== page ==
The Star-Ledger

State 'Pay-To-Play' Reforms In Sight

Legislative leaders expect both houses to adopt a compromise measure next month

The Star-Ledger — Friday, May 21, 2004

Star-Ledger Staff

After weeks of backroom negotiations, legislative leaders yesterday signaled they are near a compromise on reforms aimed at breaking the cycle of campaign contributions and government contracts known as "pay-to-play."

The Senate president and Assembly speaker issued a joint statement saying the State Government Committees of both houses will meet June 3 to approve the finishing touches on a pay-to-play reform measure. The leaders plan to have their full houses adopt the legislation June 10.

"The Senate and Assembly must now put together the very best elements from a wide range of proposals," Senate President Richard Codey (D-Essex) and Assembly Speaker Albio Sires (D-Hudson) said in their statement.

Officials involved in the negotiations said they are on the verge of a deal on a bill that can make it through both houses. It would be based on a compromise proposal offered last week by Assemblywoman Loretta Weinberg (D-Bergen), which would bar those who donate substantial sums to state, county or local political campaigns from being awarded no-bid state contracts. It would not affect contracts that are bid competitively.

Assembly Majority Leader Joseph Roberts (D-Camden) last night declined to discuss the details of the negotiations, but made clear the significance of Weinberg's proposal.

"Assemblywoman Weinberg has really advanced the process in a meaningful way," Roberts said. "She may have found the middle ground that is both comprehensive and constitutionally sound."

Word of the progress came shortly before the Assembly State Government Committee met last night at Montclair State University and unanimously approved a dozen less-controversial ethics bills that are scheduled to come before the full Assembly on Monday. Those bills would strengthen campaign-finance and lobbying rules.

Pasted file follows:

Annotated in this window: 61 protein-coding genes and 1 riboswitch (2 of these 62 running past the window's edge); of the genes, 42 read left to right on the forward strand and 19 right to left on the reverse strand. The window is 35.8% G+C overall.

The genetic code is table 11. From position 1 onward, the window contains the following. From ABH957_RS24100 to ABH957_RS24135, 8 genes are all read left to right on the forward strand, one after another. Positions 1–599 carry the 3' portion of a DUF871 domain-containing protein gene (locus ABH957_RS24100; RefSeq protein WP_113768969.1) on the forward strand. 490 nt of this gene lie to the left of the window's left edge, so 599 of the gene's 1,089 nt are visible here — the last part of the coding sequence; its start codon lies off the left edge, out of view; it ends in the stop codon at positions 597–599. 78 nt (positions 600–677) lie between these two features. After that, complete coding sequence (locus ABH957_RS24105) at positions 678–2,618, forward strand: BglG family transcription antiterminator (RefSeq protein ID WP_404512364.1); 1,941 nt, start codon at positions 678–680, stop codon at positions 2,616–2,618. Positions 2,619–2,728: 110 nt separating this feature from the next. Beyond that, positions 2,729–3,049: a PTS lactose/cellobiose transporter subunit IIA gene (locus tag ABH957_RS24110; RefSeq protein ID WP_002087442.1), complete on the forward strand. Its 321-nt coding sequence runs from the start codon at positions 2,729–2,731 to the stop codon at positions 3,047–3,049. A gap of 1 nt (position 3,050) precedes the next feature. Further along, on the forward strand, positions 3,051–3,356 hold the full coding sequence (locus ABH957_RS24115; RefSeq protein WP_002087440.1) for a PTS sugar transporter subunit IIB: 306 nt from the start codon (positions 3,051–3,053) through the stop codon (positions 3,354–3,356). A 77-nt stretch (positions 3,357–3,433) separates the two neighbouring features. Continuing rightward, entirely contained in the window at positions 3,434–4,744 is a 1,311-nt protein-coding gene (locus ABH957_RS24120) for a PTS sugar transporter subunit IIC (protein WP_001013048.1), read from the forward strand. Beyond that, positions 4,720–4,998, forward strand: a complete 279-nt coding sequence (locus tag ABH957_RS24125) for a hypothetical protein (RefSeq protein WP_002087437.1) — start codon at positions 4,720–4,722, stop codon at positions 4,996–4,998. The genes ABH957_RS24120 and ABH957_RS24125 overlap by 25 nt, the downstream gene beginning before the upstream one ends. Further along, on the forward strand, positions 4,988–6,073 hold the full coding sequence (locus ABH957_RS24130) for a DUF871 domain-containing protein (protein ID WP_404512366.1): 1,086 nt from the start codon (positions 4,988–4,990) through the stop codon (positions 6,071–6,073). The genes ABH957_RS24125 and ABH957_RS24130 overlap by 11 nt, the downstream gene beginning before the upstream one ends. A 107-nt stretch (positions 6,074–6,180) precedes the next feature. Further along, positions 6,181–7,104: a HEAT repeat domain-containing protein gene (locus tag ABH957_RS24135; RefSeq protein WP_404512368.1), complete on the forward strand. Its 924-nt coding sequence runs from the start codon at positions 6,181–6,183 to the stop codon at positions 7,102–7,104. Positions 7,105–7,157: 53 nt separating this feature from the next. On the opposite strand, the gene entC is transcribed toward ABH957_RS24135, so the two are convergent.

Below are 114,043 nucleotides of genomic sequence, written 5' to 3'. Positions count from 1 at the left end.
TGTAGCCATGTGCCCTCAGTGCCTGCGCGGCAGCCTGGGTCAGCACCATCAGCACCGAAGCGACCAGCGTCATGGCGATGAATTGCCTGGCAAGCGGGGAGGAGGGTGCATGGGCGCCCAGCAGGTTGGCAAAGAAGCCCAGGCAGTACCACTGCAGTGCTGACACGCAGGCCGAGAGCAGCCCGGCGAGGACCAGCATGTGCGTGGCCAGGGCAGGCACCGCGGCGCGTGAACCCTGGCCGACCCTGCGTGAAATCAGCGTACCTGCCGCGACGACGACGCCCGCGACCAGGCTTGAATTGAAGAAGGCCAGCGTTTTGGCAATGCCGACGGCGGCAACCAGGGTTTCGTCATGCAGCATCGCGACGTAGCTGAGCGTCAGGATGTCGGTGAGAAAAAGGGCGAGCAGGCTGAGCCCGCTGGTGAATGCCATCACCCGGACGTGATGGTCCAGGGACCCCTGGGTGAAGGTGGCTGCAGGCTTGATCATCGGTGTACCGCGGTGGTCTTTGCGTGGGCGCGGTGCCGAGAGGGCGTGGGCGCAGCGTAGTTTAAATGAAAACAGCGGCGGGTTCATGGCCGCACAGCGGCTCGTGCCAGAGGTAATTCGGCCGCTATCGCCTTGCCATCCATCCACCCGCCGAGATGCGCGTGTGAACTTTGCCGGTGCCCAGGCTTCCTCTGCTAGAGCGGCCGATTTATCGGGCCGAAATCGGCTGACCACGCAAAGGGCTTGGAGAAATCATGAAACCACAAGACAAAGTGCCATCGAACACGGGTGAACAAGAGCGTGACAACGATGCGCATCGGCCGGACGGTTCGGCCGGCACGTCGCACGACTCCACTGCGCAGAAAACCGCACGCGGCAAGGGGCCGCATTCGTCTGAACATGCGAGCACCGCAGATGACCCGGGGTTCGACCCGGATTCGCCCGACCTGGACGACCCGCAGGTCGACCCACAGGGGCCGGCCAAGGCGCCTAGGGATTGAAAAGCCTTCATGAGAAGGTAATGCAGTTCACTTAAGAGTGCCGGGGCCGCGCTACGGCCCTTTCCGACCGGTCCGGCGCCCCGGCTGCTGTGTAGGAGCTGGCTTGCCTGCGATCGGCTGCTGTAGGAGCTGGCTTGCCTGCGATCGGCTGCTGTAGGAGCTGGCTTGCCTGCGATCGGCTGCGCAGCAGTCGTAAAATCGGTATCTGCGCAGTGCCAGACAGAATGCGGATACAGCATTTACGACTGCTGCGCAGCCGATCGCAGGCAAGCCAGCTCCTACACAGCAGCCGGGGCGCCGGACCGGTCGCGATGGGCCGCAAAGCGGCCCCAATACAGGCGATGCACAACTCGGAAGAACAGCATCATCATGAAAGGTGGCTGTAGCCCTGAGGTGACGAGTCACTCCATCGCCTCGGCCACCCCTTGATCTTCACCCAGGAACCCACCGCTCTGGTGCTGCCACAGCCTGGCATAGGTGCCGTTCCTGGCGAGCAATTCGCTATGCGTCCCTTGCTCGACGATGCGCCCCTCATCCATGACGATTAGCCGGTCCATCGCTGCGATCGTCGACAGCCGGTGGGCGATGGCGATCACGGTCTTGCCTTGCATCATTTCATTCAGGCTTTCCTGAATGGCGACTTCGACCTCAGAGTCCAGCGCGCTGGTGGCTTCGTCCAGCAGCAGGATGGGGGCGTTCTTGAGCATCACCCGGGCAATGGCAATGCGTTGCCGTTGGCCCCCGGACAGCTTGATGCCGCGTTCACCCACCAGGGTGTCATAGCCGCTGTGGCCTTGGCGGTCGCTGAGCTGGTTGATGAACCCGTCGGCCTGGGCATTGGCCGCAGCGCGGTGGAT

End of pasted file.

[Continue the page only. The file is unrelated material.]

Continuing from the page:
The committee also approved a measure to increase the annual budget for the state Election Law Enforcement Commission from its current $3 million to $5 million. ELEC is charged with administering all campaign finance and lobbying laws, and executive director Frederick Herrmann said he expects it will need to double its 45-person staff to handle new duties monitoring campaigns and lobbyists.

Before the votes, the committee held a hearing on a proposal by Roberts for a pilot program of public financing of legislative campaigns. The bill would introduce public funding in two legislative district races next year.

"You should prohibit pay-to-play contracting at every possible level, and we have every hope that you will," Staci Berger, program director for the watchdog group Citizen Action, told the committee. "But above all, we hope you will provide a new way for candidates to raise money that does not rely on personal wealth or private special interests."

Earlier yesterday, about the same time the Democratic leaders were announcing their plan for votes next month, Republicans attempted a procedural maneuver to bring a strict pay-to-play reform bill to the Senate floor immediately.

Sen. Peter Inverso (R-Mercer) called for a vote on a bill identical to one that was passed last year by the Senate but stalled in the Assembly. He said that bill "sent a very clear message" that it was time to reduce the influence of money on government, and expressed concern that the Democrats will produce a watered-down version.

All 18 Republican senators were joined by freshman Sen. Ellen Karcher (D-Monmouth) in the motion to bring that bill to the floor, but it failed.

Pay-to-play reform is the most controversial of the ethics bills now moving through the Legislature. In recent years, the Senate has taken the lead on the issue but the Assembly had refused repeated efforts to bring reform measures to the floor.

In March, Sires and Roberts unveiled their own reform package of 25 bills, including a pay-to-play measure, and joined with Gov. James E. McGreevey in pledging to enact it by July 1. But their bill was substantially different than the one in the Senate, making it impossible for the reform to become law without a compromise between the two houses.

The Sires-Roberts plan does not address donations made to any candidates besides those who run for the Legislature or for governor. The Senate version, by comparison, prohibits donors to candidates at all levels from being awarded either bid or no-bid contracts. Roberts and Sires have said they do not support such a sweeping measure because, they believe, it would be struck down in court for violating the constitutional rights of donors who would lose state work as a result of donations at lower political levels.

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